Whenever there is need to distribute same data to multiple applications over network I tend to see same thing. Everybody just makes broadcast socket. That is usually wrong way to do it.
From the very beginning of IP, there is special class called multicast addresses. Idea is simple: you “join” multicast address and whatever you send to it is received by everybody else who joined.
While this might seem a lot like broadcast, it is not the same thing. If you have network of 100 computers and only two need to talk, broadcast will send same data to 100 of them anyway. In multicast case switch can optimize this and send data only to two computers that need it.
Even in case of dumb switch which behaves with multicast in same manner as with broadcast, there is benefit. Since multicast addresses reside in completely different range, there is no fear that we will interfere with any normal socket that is listening on same port. Yes, we might stumble at another multicast group by accident but chances are pretty slim.
Creation of multicast socket is quite similar to creation of any other socket:
this.Socket = new Socket(AddressFamily.InterNetwork, SocketType.Dgram, ProtocolType.Udp); this.Socket.SetSocketOption(SocketOptionLevel.Socket, SocketOptionName.ReuseAddress, true); this.Socket.Bind(new IPEndPoint(IPAddress.Any, 65535)); this.Socket.SetSocketOption(SocketOptionLevel.IP, SocketOptionName.AddMembership, new MulticastOption(IPAddress.Parse("188.8.131.52"), IPAddress.Any));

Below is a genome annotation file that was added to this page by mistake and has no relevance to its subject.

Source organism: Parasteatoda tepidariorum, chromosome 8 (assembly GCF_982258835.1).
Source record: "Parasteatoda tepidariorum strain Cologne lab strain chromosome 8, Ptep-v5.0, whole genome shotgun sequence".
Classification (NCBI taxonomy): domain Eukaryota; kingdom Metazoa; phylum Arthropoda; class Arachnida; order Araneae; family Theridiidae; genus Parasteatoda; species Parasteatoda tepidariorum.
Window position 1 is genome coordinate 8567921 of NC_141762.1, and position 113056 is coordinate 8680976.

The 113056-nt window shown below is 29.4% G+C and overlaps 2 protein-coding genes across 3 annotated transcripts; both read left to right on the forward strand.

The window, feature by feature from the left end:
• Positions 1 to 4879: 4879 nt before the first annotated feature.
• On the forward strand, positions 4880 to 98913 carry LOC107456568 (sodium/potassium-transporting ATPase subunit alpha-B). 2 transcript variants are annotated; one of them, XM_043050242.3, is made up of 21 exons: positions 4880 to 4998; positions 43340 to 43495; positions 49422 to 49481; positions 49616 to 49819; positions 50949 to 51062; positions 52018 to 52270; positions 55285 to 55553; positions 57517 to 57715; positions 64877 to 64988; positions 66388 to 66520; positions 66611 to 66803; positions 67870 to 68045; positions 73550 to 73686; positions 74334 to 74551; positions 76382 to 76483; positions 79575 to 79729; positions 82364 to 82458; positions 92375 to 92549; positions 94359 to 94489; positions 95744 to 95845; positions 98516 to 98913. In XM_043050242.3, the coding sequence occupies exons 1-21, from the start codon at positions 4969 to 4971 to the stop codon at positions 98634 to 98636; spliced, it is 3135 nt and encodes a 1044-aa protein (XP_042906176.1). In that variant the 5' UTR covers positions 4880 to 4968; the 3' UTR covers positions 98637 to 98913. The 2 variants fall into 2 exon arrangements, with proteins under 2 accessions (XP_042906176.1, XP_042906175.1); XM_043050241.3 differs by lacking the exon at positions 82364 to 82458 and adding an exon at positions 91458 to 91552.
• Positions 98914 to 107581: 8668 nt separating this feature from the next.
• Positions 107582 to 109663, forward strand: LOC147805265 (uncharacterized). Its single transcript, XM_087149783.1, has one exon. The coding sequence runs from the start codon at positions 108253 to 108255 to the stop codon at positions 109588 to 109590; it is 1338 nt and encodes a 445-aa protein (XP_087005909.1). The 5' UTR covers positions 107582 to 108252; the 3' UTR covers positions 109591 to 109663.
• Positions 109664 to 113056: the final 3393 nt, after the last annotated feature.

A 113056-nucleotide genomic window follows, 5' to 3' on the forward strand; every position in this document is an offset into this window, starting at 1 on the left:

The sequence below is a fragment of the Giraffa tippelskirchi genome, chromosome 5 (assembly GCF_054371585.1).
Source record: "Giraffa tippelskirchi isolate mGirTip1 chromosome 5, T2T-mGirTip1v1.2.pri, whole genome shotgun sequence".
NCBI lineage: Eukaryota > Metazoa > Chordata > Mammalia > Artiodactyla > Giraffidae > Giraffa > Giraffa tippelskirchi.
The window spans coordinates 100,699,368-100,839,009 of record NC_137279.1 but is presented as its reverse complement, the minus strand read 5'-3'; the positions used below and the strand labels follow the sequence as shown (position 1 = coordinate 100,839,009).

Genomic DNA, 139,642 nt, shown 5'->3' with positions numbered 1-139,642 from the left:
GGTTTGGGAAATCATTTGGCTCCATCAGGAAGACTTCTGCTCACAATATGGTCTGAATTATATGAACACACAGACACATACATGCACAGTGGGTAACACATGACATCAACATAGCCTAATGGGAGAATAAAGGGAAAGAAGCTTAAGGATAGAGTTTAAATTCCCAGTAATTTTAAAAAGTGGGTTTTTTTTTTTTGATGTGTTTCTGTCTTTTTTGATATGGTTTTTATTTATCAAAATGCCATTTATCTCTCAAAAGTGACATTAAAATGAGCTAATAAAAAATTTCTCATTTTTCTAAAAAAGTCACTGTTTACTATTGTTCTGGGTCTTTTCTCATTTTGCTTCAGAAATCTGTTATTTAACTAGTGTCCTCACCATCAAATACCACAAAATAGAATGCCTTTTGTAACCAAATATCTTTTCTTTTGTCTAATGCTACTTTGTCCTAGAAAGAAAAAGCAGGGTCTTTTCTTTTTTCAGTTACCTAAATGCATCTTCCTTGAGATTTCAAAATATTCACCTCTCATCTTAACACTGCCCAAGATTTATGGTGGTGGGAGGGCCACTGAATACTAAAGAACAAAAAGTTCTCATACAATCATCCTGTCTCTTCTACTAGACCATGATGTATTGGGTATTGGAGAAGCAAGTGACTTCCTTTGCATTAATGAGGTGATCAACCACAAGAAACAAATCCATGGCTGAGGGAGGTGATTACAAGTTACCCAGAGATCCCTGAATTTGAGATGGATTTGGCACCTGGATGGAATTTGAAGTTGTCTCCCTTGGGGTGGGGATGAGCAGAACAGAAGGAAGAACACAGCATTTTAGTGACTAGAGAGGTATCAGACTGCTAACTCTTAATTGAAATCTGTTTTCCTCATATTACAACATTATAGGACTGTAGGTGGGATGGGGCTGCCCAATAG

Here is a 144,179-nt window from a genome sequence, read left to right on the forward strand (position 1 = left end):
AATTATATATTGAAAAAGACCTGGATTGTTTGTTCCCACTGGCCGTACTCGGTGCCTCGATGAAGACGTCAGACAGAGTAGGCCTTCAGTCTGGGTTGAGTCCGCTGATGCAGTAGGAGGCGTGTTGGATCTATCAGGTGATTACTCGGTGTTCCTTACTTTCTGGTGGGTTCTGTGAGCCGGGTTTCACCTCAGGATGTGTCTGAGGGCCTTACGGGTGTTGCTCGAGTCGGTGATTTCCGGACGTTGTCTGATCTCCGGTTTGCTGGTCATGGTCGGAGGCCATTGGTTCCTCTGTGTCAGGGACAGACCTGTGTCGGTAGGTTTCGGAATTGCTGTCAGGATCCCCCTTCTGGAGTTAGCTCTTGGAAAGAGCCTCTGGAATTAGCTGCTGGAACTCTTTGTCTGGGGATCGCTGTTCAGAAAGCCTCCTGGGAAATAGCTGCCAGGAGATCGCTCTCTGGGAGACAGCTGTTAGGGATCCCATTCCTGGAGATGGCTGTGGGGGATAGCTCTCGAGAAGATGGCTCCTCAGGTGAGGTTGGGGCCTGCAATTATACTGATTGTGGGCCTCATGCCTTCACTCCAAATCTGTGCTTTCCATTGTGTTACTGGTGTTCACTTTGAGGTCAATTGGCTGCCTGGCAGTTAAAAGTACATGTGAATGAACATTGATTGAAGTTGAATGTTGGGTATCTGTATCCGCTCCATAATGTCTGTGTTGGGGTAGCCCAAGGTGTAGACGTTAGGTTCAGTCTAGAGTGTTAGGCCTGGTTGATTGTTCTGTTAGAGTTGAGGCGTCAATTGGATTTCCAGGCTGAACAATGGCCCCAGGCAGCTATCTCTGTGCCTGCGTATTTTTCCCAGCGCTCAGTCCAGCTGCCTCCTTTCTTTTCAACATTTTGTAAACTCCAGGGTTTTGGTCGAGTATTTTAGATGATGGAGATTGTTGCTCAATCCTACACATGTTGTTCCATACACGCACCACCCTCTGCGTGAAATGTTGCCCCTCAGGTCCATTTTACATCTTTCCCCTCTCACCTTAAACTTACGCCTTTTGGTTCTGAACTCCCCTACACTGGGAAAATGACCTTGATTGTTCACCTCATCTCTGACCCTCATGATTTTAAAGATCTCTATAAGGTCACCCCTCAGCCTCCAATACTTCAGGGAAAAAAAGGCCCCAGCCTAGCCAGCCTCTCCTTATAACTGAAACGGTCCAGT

As you can see, only real difference is in additional socket option that adds our socket to multicast group (do not forget do remove it on application exit).
And that is it. Everything else works as it would with “normal” socket.
Code example is available for download.
P.S. For this example I use multicast address of 184.108.40.206. You might want to change this to something not as usual as this (but still in 220.127.116.11 range).